If you don’t talk to your business units about the Internet of Things, who will?
IT history shows why that’s not a glib question. Over the past decade, many enterprises suffered embarrassing security breaches and hefty noncompliance fines because their business units signed up for a cloud service without IT’s blessing or even knowledge.
Why? Often those business units believed IT would take too long to approve the project, so they implemented it on their own. In other cases, the project didn’t seem “IT enough” to bother asking. Now the same motivation is driving a lot of shadow IoT projects, but with bigger security and financial risks.
Take, for example, a hospital where the building management department deploys hundreds of sensors, controllers and other IoT endpoints across lighting and HVAC systems to reduce energy consumption. To keep the endpoints affordable, the vendor installs just enough memory and processing power for the technology to do its job. With nothing left over for security, and IT unaware they’re on the LAN, the endpoints become an attractive target for hackers, who mount an attack that results in a seven-figure fine for data protection violations.
I’m from IT, and I’m Here to Help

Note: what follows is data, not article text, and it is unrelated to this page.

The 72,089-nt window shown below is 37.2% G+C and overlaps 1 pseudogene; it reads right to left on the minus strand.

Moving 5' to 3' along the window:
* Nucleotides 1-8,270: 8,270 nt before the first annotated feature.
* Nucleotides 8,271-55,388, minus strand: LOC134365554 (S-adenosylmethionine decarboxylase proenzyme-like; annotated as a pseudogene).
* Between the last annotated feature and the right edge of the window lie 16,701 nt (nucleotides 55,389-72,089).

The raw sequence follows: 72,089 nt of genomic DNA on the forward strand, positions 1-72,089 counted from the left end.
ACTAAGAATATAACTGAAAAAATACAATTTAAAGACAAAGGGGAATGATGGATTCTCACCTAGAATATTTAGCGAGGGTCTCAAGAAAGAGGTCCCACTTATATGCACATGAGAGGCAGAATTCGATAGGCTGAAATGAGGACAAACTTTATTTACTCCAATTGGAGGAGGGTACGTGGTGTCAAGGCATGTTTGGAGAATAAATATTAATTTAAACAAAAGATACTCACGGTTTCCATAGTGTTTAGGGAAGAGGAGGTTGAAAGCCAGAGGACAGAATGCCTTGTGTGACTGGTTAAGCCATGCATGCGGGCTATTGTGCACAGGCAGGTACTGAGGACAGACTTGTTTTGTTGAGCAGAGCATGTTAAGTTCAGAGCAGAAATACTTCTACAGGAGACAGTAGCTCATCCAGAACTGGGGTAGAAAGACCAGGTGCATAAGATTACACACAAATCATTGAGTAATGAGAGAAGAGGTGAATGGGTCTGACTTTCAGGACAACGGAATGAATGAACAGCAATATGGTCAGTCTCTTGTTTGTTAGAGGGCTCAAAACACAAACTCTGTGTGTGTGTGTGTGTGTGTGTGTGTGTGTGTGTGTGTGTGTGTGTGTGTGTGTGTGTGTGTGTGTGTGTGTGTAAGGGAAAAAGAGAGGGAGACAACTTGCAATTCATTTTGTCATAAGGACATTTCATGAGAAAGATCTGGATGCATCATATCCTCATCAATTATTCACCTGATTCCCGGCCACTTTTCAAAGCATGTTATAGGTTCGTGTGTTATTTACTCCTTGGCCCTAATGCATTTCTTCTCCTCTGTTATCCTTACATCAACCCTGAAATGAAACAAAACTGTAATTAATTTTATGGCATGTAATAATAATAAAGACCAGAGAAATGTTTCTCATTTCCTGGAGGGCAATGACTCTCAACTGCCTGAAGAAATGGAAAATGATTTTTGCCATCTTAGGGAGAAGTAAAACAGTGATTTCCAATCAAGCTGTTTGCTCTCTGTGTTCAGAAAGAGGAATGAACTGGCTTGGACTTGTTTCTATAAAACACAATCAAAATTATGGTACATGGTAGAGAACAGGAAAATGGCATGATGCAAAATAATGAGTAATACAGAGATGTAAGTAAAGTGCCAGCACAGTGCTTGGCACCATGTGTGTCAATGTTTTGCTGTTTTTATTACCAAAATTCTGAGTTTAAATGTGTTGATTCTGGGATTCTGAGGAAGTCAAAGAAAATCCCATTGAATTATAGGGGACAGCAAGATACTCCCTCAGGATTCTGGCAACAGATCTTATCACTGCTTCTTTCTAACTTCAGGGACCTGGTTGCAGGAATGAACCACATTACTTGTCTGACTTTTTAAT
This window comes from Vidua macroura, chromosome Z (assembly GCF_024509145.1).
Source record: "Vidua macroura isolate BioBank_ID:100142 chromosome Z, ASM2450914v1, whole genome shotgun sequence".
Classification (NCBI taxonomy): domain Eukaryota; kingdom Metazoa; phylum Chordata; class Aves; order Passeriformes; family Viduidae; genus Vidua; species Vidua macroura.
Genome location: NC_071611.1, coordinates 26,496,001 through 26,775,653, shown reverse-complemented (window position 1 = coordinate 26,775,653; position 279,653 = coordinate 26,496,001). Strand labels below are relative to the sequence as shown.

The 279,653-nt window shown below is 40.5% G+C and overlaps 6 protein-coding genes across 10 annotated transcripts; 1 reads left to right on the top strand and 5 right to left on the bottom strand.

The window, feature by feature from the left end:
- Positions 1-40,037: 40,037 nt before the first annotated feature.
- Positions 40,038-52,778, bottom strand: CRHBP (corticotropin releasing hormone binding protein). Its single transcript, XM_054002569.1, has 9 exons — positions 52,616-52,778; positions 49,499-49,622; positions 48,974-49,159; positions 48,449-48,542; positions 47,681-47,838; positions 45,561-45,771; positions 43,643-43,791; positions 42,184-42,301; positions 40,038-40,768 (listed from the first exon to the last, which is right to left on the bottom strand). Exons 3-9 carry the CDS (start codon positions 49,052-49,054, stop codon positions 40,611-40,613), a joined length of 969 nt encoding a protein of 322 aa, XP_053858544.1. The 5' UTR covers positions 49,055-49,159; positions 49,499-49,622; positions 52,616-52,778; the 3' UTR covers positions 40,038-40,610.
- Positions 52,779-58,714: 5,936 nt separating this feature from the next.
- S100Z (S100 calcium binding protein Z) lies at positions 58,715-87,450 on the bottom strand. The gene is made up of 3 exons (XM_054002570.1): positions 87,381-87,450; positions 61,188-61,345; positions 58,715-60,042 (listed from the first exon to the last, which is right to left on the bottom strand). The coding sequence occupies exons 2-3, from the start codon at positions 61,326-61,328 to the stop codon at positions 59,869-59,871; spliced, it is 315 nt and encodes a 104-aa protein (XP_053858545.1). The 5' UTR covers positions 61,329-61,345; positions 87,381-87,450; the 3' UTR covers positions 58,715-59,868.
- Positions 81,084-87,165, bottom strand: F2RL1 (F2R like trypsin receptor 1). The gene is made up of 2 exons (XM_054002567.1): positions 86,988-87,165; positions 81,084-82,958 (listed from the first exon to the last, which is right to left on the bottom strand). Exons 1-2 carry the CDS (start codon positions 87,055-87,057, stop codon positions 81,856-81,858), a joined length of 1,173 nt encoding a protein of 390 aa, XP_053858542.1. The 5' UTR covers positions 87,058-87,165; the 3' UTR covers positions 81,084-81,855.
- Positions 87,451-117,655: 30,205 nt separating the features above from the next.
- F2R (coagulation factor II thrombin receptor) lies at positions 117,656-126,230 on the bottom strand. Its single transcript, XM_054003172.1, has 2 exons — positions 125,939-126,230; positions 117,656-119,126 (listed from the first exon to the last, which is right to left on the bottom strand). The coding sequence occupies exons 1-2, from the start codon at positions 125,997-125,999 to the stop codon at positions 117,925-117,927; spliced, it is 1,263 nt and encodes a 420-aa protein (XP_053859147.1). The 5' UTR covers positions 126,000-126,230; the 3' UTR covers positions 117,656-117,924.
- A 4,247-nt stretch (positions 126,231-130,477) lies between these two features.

Lessons learned from shadow cloud can help IT teams avoid the same kinds of problems with IoT and other digital transformation projects. Some solutions are technological, such as firewalls and identity-based policy enforcement. But it’s equally important to focus on culture.
For example, use lunch-and-learns to educate business units about IoT — not only the security considerations, but how IT can help, such as by providing a shortlist of vetted solutions. To streamline that vetting, turn to CDW, which partners with dozens of vendors and knows which solutions are best equipped to meet the business unit’s project requirements and your security needs. This approach also helps overcome the perception that business units can implement faster on their own.
Offering gap analysis also helps overcome that perception. CDW can help here, too, by working with IT to create implementation roadmaps — not just the technologies to deploy but also the processes and best practices necessary to ensure compliance with privacy laws like HIPAA.
Another tip is to allow temporary deviations from IT policies if the business unit agrees to take responsibility for any breaches, cost overruns and other problems. The agreement should include a date for a follow-up review where IT can bless or nix the project. This approach often makes business units pause to consider whether they want to shoulder that responsibility or whether they’re more comfortable having IT take the lead.
These strategies also help elevate IT’s role in the organization. Instead of being perceived as just a back-office enabler or a nag that puts a drag on projects, business units will see IT as a strategic partner, one that needs to be brought in early on every digital transformation project. And there’s one more benefit: CIOs and IT managers now can spend fewer nights awake worrying about shadow IoT.
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